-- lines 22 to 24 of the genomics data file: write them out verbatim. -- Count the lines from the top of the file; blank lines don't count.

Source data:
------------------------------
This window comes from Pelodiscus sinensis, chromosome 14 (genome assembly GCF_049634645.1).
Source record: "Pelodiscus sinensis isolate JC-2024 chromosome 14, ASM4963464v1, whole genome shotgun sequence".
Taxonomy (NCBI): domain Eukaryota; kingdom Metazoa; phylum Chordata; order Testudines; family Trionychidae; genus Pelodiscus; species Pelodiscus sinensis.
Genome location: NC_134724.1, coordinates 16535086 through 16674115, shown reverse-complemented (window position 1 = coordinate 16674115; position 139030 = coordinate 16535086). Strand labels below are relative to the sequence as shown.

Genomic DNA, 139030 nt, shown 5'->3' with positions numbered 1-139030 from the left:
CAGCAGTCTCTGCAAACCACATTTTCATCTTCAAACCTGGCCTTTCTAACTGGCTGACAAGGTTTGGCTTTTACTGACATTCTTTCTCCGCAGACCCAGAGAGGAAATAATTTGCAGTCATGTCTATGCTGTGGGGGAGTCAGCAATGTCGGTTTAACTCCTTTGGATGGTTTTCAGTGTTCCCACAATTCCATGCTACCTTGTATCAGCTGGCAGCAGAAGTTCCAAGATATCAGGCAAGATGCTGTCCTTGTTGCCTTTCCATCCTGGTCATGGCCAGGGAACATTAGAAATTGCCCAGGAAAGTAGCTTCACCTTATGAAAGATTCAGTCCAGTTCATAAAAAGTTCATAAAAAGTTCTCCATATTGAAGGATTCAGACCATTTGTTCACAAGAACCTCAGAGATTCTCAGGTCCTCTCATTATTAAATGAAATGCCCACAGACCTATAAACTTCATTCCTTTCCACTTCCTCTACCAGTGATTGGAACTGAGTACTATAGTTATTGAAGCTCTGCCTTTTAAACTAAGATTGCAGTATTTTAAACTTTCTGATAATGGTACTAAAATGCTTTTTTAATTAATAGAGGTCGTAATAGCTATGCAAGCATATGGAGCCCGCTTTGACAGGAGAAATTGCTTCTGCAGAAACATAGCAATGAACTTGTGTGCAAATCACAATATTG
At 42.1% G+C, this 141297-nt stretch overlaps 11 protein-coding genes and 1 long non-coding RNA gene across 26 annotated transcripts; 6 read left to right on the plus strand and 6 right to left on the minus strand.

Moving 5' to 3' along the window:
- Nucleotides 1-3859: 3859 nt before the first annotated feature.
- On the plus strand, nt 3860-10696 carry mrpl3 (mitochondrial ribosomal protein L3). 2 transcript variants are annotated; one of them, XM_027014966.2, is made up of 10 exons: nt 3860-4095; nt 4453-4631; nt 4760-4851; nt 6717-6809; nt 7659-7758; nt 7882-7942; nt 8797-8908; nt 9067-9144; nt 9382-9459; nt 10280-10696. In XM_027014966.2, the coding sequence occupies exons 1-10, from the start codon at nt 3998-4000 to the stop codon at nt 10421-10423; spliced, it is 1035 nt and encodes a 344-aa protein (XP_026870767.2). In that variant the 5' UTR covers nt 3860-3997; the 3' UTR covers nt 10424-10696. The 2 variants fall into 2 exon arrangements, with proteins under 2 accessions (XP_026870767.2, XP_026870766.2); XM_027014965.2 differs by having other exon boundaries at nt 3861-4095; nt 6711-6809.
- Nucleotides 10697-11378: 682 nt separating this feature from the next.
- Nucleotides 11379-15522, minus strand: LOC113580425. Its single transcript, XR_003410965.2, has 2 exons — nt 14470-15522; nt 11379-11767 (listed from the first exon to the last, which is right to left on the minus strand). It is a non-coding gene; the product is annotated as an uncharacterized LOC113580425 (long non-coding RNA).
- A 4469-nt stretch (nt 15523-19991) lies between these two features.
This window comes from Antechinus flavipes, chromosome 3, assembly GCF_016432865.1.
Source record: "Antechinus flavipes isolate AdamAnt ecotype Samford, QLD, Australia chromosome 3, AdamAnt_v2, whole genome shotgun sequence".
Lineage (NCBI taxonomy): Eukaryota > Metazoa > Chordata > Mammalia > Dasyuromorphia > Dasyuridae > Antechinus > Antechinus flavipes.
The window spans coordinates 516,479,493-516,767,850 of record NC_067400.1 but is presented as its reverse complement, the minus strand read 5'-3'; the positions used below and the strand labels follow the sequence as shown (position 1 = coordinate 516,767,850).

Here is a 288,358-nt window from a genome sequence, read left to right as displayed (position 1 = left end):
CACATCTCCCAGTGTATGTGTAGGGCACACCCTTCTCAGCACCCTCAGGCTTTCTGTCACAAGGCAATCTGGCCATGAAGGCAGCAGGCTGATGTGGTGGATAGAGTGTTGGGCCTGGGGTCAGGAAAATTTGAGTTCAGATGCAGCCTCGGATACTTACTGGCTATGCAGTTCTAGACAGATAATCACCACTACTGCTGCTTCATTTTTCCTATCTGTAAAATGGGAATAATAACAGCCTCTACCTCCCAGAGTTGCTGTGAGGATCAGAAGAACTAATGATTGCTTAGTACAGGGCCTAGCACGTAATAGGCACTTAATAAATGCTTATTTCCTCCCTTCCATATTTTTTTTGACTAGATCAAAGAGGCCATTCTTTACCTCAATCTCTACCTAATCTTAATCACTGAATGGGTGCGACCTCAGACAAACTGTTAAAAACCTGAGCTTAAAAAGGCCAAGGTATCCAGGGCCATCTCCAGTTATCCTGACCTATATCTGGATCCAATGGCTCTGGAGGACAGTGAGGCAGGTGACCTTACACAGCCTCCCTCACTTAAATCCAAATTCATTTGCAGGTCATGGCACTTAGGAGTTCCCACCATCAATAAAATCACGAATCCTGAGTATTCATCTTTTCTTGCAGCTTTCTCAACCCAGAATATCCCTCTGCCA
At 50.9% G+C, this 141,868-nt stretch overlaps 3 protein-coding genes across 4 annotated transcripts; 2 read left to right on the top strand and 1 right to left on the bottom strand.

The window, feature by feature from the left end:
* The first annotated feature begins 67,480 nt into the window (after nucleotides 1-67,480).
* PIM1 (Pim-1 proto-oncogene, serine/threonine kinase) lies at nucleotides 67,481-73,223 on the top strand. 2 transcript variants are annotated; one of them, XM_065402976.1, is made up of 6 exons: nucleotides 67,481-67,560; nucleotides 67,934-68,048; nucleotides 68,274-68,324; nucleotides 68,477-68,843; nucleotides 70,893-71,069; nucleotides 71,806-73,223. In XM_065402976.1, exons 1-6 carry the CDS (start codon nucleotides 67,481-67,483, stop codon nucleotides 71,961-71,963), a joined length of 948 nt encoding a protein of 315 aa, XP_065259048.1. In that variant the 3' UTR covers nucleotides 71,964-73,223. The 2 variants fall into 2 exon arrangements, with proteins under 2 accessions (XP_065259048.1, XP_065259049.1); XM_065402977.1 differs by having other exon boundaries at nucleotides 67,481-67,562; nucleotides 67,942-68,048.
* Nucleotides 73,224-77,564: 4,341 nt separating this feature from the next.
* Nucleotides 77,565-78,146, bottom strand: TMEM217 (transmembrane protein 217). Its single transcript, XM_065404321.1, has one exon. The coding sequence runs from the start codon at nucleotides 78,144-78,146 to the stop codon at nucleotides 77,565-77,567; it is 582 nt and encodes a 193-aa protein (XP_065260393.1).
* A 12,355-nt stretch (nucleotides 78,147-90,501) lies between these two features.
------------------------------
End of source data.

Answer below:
* The first annotated feature begins 67,480 nt into the window (after nucleotides 1-67,480).
* PIM1 (Pim-1 proto-oncogene, serine/threonine kinase) lies at nucleotides 67,481-73,223 on the top strand. 2 transcript variants are annotated; one of them, XM_065402976.1, is made up of 6 exons: nucleotides 67,481-67,560; nucleotides 67,934-68,048; nucleotides 68,274-68,324; nucleotides 68,477-68,843; nucleotides 70,893-71,069; nucleotides 71,806-73,223. In XM_065402976.1, exons 1-6 carry the CDS (start codon nucleotides 67,481-67,483, stop codon nucleotides 71,961-71,963), a joined length of 948 nt encoding a protein of 315 aa, XP_065259048.1. In that variant the 3' UTR covers nucleotides 71,964-73,223. The 2 variants fall into 2 exon arrangements, with proteins under 2 accessions (XP_065259048.1, XP_065259049.1); XM_065402977.1 differs by having other exon boundaries at nucleotides 67,481-67,562; nucleotides 67,942-68,048.
* Nucleotides 73,224-77,564: 4,341 nt separating this feature from the next.